She could still end the pregnancy, but sadly, her husband died recently in an accident. The woman tells Ji-eun that the baby is all she has left of him, and that he was a good man, so she doesn’t believe her baby is a psychopath. Unfortunately, Ji-eun doesn’t have that assurance of her baby’s father being a good person.

Seo-joon is sentenced to death, and as he waits for his sentence to be carried out, he lives out his time in prison. Five years later, he reads a news article that Daniel is back in Korea, and he mails his former friend two live rats in a box. Elsewhere, a little boy named JAE-HOON (Kim Kang-hoon) also has a fascination with rats, and he catches one to take to the zoo to set free in the snake enclosure.

When Jae-hoon is older, his teacher becomes worried for his mental health when he kills the class rabbit. He says that he wasn’t trying to kill it, he only wanted to see if it had gained weight or was pregnant. He’s scratching his arm to shreds, and when his teacher asks why, Jae-hoon says blandly, “I’m annoyed at the other kids but I can’t take it out on them, so I’m taking it out on me.” She mentions that the other kids aren’t there, and Jae-hoon says that the way she’s looking at him, like he’s weird, is annoying him.

The teacher calls in Jae-hoon’s stepfather, and she tells him that a recent IQ test puts Jae-hoon well above genius level, but that she’s worried about his mental state. She recommends therapy, but Stepdad takes offense. He drags Jae-hoon into an alley after school and slaps him, hard, then calls his mother to complain that Jae-hoon humiliated him.

Jae-hoon has two younger siblings, a brother named Jae-min and a sister named Jae-hee who seems to be mentally disabled. Jae-min sees Jae-hoon pouring ammonia into his stepfather’s fish tank and begs him not to kill his dad’s favorite fish, but Jae-hoon pushes him aside and continues. He takes his stepfather’s dog, Choco, and warns Jae-min not to tattle: “Tattletales are the worst people in the whole wide world.”

When Stepdad gets home, he finds his fish dead and Jae-min reluctant to say anything, only for Jae-hee to repeat her brothers’ conversation word-for-word. Stepdad goes looking for Jae-hoon, and when he arrives at the park, he finds his dog Choco floating dead in the pond. He finds Jae-hoon and drags him home to beat him, calling him an “evil bastard.”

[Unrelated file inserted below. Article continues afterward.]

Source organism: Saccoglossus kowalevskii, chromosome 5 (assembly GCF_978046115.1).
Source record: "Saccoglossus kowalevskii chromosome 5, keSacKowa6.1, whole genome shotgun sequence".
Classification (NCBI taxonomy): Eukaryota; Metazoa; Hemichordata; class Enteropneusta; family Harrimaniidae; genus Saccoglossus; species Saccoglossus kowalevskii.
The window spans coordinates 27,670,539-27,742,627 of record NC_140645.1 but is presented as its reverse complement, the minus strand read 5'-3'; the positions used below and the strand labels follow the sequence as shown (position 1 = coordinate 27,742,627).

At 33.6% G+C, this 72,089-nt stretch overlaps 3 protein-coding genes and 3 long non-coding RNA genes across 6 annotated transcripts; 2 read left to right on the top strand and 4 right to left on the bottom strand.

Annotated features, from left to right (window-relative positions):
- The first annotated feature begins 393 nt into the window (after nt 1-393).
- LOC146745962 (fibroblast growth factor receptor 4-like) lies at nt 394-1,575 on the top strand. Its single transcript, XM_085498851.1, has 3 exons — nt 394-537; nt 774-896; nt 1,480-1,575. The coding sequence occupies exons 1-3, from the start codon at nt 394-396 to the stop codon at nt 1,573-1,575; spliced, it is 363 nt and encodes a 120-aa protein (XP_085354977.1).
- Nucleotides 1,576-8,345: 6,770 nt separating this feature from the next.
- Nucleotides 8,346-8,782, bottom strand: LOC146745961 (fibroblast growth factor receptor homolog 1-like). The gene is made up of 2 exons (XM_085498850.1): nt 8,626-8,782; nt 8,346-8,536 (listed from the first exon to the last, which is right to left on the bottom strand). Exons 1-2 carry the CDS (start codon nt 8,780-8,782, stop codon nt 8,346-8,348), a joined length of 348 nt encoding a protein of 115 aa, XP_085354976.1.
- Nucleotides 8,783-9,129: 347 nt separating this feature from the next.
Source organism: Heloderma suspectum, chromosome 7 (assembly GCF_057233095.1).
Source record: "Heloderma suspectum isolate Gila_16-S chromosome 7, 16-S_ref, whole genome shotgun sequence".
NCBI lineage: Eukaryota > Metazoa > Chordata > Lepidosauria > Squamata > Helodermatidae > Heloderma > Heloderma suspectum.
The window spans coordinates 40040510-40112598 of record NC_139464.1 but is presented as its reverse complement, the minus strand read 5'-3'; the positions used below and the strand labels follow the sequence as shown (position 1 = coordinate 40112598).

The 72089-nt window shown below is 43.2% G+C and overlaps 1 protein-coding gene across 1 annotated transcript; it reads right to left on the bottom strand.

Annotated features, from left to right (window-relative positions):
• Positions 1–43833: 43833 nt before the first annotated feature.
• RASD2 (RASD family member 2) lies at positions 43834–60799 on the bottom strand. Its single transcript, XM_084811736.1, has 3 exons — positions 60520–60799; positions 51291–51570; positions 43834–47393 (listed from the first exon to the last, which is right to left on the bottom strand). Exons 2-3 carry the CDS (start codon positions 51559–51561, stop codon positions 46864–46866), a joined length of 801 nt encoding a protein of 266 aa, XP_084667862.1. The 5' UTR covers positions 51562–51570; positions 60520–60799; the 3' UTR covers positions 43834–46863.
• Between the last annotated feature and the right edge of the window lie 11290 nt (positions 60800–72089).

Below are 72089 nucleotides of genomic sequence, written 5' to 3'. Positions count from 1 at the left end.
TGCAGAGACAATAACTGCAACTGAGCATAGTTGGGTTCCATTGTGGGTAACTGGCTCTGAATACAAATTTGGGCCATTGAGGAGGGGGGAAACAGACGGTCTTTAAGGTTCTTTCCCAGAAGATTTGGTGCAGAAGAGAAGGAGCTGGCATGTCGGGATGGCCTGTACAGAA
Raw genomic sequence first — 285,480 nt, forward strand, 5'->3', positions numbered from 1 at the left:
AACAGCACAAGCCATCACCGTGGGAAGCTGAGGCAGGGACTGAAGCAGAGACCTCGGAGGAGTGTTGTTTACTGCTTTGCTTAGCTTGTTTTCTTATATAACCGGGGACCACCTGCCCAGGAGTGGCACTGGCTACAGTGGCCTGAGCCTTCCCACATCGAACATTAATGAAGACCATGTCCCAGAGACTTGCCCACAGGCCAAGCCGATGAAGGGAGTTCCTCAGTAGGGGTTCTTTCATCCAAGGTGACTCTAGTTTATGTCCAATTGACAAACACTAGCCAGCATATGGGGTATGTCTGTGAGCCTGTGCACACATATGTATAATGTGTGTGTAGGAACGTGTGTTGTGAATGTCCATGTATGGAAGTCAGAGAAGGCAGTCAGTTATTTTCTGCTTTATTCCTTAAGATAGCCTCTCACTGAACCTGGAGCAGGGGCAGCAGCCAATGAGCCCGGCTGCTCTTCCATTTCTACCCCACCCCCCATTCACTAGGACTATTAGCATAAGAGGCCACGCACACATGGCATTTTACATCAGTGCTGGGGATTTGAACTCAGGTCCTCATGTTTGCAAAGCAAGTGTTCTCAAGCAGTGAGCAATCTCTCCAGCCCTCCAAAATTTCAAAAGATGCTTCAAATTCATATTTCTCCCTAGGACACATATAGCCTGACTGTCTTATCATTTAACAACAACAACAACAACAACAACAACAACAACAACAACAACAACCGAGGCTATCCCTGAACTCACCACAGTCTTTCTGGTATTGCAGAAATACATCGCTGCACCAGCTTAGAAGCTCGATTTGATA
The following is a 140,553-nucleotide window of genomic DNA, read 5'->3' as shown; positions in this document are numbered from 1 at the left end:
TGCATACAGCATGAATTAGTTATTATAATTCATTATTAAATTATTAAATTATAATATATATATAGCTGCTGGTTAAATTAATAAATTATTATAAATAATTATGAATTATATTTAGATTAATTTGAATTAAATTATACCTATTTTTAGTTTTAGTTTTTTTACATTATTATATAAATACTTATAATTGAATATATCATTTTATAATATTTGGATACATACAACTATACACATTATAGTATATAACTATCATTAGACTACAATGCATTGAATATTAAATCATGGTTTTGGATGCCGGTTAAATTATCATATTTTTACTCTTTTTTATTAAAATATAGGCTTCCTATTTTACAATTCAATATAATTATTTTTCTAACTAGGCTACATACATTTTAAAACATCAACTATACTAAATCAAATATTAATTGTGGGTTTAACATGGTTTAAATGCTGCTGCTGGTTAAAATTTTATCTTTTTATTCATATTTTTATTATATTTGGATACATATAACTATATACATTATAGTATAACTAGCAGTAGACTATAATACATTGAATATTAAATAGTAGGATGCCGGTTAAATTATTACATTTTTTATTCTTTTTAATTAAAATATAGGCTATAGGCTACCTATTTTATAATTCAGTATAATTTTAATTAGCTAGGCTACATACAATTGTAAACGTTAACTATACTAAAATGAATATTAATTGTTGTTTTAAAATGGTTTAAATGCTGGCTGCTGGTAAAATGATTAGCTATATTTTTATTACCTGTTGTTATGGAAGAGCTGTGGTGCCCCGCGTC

Later, a bruised Jae-hoon asks Jae-min if he wants to go see Choco, then leads his brother to a small grave in a wooded area. While Jae-min is praying, Jae-hoon pushes him into a hole that he dug and accuses him of tattling. Jae-min wails that he didn’t say anything, but Jae-min intones that he needs to be punished and begins to shovel dirt into the hole.

Thankfully, their mother finds them in time. She shoves Jae-hoon to the ground, helps Jae-min out of the hole, then starts to choke Jae-hoon and tell him to “Die! Monsters like you need to die. You monster! I never should have given birth to you!” Jae-hoon looks up at his mother… and it’s Ji-eun.

Jae-hoon somehow escapes and goes to the church where we first saw him. He asks Jesus if he’s really different, and if he was really born a monster. In voiceover he tells us that he prayed not to become a monster, but fifteen years later, Jesus had never answered his prayer and he ended up a killer.

One last flashback shows Jae-hoon standing over his stepfather’s body, while Jae-min and Jae-hee hide. He calmly removes the knife from the man’s chest, then he slowly walks up the stairs, where his mother waits.

COMMENTS

Well, that was… a lot of violence. Even for a K-drama. But despite all that, and the ridiculous episode length — an hour twenty-five, are they trying to kill me?? — I really have a good feeling about this show. The casting, the dark and broody cinematography, and the richly-written characters all come together to make one damn compelling premiere (and yes, unlike my last two recaps, we will be recapping this whole show!). I have one major complaint, more on that later, but all in all I’m very excited about Mouse.

I love dramas that ask philosophical questions about the human condition, and Mouse asks a great one… If we could isolate a gene that’s shared by psychopaths, would it be ethical to (in some way) prevent those people from having the opportunity to commit crimes? Even if it meant erasing their existence entirely, and even if it meant losing out on potential geniuses that could help humanity. I think the big problem with this is that, just because a person may have the same genetic makeup of famous murderers in the past, doesn’t mean that person will actually commit murder. The majority of psychopaths never kill anyone. I do think it would be helpful to know what a person’s instincts are so that, for example, a child with the genetic makeup of a psychopath can be brought up to understand what behaviors are acceptable and which ones aren’t. But to imprison someone before they’ve done anything wrong, or even to terminate pregnancies with such genetics, is a very steep, very slippery slope.